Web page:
Events

Hammer humbles World Cup field with 3rd gold

Sarah Hammer put to rest any ideas that she’s not a top mass-start racer with a gold medal in the Los Angeles World Cup scratch race, her third win of the three-day event. Hammer won the opening-night points race and followed it up with gold in the individual pursuit. Hammer and American Becky Quinn repeated the tactic that put them one-two at last year’s World Cup scratch race in Los Angeles. Hammer hit the front with a few to go, Quinn battled to get on her wheel, then Hammer dialed up the pace so high no one could come around her. There was no need for the UCI officials to check the photo

By Ben Delaney

Hammer hits the line first with Quinn second

Hammer hits the line first with Quinn second

Photo: Casey B. Gibson

Sarah Hammer put to rest any ideas that she’s not a top mass-start racer with a gold medal in the Los Angeles World Cup scratch race, her third win of the three-day event. Hammer won the opening-night points race and followed it up with gold in the individual pursuit.

Hammer and American Becky Quinn repeated the tactic that put them one-two at last year’s World Cup scratch race in Los Angeles. Hammer hit the front with a few to go, Quinn battled to get on her wheel, then Hammer dialed up the pace so high no one could come around her. There was no need for the UCI officials to check the photo finish on this one.

Hammer said having Quinn to sweep her wheel gave her confidence.

Saluting the home crowd

Saluting the home crowd

Photo: Casey B. Gibson

“You don’t mess with Becky when it’s crunch time. She can get any wheel she wants and keep it. That’s a valuable person to have on your wheel,” said Hammer, who insisted she had no interest in competing in the scratch race at the world championships.

In the final third day of competition the women also raced the keirin. In the final match Shuang Guo of China somewhat hesitantly took the lead after the derny swung off. As Guo wound up the sprint, American Jennie Reed moved up from her sixth-place starting position to come alongside Venezuelan world champ Daniela Larreal with one to go, directly behind Guo. Coming out of the fourth corner Larreal swung up, over and around Guo. Reed held her position to finish in third for the bronze.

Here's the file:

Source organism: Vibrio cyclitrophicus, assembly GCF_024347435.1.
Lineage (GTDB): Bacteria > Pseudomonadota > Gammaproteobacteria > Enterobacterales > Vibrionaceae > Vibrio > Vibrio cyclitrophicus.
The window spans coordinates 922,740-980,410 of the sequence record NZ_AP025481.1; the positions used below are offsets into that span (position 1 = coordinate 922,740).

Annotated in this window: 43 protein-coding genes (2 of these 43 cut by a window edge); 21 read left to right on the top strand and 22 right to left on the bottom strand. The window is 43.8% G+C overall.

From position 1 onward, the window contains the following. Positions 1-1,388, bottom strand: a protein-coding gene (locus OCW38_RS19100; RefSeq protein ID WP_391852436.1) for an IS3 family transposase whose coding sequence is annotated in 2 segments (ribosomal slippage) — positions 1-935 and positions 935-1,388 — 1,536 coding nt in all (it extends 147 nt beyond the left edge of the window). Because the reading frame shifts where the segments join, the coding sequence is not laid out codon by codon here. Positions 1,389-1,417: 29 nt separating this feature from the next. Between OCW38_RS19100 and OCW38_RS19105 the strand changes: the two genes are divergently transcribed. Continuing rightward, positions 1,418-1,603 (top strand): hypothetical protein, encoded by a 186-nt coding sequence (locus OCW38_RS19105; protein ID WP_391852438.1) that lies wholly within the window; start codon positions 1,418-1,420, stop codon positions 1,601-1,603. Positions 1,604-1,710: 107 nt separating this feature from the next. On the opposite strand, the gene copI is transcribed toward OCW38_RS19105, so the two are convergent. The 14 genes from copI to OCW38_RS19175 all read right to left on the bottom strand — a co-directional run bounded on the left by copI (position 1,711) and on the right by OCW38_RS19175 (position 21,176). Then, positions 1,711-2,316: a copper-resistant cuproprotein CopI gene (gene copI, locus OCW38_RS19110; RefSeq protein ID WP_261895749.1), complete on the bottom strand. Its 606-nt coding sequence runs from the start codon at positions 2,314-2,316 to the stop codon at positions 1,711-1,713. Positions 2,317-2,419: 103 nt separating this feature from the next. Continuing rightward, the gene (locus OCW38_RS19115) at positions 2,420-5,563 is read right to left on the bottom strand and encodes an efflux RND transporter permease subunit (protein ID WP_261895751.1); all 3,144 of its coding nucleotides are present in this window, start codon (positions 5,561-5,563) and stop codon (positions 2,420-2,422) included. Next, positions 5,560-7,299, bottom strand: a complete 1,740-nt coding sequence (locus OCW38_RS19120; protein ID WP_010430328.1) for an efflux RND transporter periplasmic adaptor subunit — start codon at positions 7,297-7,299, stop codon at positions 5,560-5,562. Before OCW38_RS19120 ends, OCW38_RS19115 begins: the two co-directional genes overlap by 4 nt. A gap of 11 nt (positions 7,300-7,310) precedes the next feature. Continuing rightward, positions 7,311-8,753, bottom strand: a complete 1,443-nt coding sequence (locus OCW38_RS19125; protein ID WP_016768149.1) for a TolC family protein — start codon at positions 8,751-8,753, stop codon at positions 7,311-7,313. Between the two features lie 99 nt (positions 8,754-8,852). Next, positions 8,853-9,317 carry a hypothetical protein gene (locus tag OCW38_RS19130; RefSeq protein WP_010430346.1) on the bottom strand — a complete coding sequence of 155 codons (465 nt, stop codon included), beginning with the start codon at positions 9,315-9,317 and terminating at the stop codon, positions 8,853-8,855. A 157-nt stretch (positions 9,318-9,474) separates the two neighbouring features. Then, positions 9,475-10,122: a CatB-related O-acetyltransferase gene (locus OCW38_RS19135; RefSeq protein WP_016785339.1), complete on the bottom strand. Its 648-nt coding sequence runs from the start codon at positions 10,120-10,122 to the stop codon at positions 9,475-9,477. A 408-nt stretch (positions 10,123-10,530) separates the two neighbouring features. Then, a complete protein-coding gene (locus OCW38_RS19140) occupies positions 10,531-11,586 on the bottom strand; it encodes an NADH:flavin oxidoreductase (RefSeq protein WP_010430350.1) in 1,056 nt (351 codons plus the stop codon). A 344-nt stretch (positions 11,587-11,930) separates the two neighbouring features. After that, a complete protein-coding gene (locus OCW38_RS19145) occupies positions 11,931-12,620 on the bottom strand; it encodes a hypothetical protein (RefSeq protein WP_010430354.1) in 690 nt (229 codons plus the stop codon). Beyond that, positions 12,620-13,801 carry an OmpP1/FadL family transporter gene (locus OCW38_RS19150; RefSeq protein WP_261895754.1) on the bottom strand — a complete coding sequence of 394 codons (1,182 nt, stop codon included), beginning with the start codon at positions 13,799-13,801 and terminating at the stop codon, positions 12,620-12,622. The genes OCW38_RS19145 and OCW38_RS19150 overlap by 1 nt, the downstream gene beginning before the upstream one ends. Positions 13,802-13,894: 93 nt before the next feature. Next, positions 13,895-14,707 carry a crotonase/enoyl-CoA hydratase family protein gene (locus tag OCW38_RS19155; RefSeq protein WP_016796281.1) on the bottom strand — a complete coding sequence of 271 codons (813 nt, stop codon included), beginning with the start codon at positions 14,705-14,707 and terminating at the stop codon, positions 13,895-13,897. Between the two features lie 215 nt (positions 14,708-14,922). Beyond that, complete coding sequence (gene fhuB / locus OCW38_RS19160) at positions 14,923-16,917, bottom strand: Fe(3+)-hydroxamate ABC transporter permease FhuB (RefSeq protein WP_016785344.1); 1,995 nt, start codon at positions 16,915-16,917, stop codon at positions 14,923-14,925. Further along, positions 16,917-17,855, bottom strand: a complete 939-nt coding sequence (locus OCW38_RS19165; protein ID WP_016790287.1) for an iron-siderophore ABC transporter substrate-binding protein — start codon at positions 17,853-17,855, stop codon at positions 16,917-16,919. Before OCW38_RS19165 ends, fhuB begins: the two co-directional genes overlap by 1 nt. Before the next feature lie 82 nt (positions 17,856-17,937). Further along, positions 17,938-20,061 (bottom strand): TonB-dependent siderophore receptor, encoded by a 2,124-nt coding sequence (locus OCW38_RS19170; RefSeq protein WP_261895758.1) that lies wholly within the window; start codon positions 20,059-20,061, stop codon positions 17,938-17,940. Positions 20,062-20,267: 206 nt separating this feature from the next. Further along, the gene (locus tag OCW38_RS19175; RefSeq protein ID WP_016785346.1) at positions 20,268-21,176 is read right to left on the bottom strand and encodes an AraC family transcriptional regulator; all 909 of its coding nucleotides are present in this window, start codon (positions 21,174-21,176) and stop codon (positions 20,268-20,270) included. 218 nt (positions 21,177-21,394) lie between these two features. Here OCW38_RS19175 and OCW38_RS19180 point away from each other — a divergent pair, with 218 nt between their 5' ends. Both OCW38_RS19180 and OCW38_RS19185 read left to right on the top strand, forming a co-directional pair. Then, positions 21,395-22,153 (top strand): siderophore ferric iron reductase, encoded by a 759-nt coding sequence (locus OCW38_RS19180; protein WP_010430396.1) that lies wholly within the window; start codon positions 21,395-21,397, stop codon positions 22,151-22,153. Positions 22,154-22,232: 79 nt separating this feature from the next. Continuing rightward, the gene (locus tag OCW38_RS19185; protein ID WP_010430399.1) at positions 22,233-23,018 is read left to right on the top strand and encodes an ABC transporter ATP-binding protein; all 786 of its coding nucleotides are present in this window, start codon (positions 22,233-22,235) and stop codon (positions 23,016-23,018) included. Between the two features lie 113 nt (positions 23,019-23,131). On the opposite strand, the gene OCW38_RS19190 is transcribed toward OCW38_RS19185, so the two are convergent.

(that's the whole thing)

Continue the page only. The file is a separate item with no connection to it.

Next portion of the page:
“Sometimes you just have to do the best with the position you have,” Reed said. “Being in sixth [to start] was tough, but I think I made a good race.”

The men competed in the 40km Madison and the three-man team sprint.

In the Madison, Denmark made up for a disappointing performance in the previous day’s team pursuit with a dominating ride. Halfway through the fast and furious action, only Denmark, Belgium and Russia were in contention for the win, with all the other teams down at least one lap. Denmark sealed the deal by winning four of the eight sprints.

“It was definitely a good feeling today because I was so disappointed after the team pursuit,” said Alex Rasmussen. “We were definitely the strongest in the pursuit but we just had a bad day. So it was good to get a win today.”

In the men’s gold-medal match team sprint against Great Britain, France’s anchor Francois Pervis — who had already netted a gold in the kilo — went down hard midway through the race and slid into the netting at the bottom of the track. He remounted, his skinsuit torn and bloodied, for the restart. But then the No. 2 rider, Kevin Sireau, struggled to get on the wheel of starter Gregory Bauge, whose lighting sprint earned him gold the day before in the men’s sprint. The French finally got it together and put in a good ride, but in the end they came up three-tenths of a second short to the British team of Chris Hoy, Jamie Staff and Matthew Crampton.

The Brits took the team sprint

The Brits took the team sprint

Photo: Casey B. Gibson

Now undefeated in three World Cup rounds, the British team turns its attention to the final World Cup on home turf in Manchester, England, where the team lineup has yet to be decided.

“Because there are seven of us going for the three spots, there are still some more trials to go through. And there will be more trials for the world’s,” said Crampton, 20. But the team of he, Hoy and Staff could be a good bet for the final World Cup.

“We all train together in Manchester so we’ve got good morale,” Crampton said.

For an in-depth look at the Los Angeles World Cup, be sure to check out the next issue of VeloNews.

2006-07 UCI Track World Cup Classics
Los Angeles, CA. January 19-21
Day three
Men’s 40km Madison

1. Denmark (Alex Rasmussen, Michael Morkov), 20 pts
2. Belgium, 6
3. Russia, 5

Men’s team sprint
1. Great Britain (Jamie Staff, Chris Hoy, Matthew Crampton)
2. France
3. Scienceinsport.com

Women’s 10km scratch race
1. Sarah Hammer (Ouch)
2. Becky Quinn (USA)
3. Adrie Visser (Ned)

Women’s keirin
1. Daniela Larreal (Ven)
2. Shuang Guo (Chn)
3. Jennie Reed (USA)

Photo Gallery